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Norbert Vesak was one of Canada's leading choreographers in the 1970s. Originally from Port Moody, British Columbia, he studied dance with Laine Metz in Edmonton, Alberta, and with Josephine Slater in New Westminster, British Columbia. After performing with the Western Theatre Ballet in England, Vesak returned to Canada.
In the 1960s, Vesak was based in Vancouver where he was resident choreographer for the Vancouver Playhouse Theatre. He also worked with the Vancouver Symphony Orchestra, Theatre Calgary and the Banff Festival Ballet, among others. He presented his choreographic work, Parenthesis, at the Canadian Modern Dance Festival in Toronto in 1963. Along with a group of Vancouver dance artists, Vesak co-founded the Pacific Dance Theatre in 1964. Six years later he created the Western Dance Theatre, which lasted less than two seasons.
Vesak then moved to the United States and launched a successful international career. He received commissions from the Miami Ballet, the Scottish Ballet and the Deutsche Opera Ballet in Berlin, among others. Eventually he was appointed director of the San Francisco Opera Ballet and the Metropolitan Opera Ballet in New York.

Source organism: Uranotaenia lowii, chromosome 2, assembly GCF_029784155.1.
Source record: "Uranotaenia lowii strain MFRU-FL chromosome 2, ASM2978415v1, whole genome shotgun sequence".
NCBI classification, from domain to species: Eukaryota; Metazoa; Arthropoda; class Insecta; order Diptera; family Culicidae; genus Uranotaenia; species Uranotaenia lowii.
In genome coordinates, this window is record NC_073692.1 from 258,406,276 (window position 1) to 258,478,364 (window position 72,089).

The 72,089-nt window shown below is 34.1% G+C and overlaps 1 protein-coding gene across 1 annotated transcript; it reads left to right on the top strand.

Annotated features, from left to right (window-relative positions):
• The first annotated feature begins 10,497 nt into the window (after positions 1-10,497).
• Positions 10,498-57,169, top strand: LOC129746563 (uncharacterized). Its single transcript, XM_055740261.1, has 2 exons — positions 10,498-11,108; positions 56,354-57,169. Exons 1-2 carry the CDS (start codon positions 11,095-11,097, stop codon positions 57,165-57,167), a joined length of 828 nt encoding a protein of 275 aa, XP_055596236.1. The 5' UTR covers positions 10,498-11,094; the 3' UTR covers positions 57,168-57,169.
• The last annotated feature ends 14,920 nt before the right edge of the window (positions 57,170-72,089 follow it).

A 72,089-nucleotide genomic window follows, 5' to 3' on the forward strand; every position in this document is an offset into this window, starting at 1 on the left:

Vesak is most known in Canada for the choreographic works he created for the Royal Winnipeg Ballet in the 1970s, in particular The Ecstasy of Rita Joe (1971). He based the ballet on the play of the same name by George Ryga, about a young First Nation's woman who leaves her reserve for the city. Vesak's version of the story became the Royal Winnipeg Ballet's signature work for many years.
The “Belong” pas de deux, an excerpt from his ballet What to Do Till the Messiah Comes (1973), became highly identified with Royal Winnipeg Ballet dancers Evelyn Hart and David Peregrine. Their performance of the work won gold medals for choreography for Vesak at both the 1980 World Ballet Concours in Osaka, Japan, and in Varna, Bulgaria.
Pepper, Kaija. “View from Vancouver.” Dance International 22.3 (Fall 1994): 24-26.
Wyman, Max. Dance Canada: An Illustrated History. Vancouver: Douglas & McIntyre, 1989.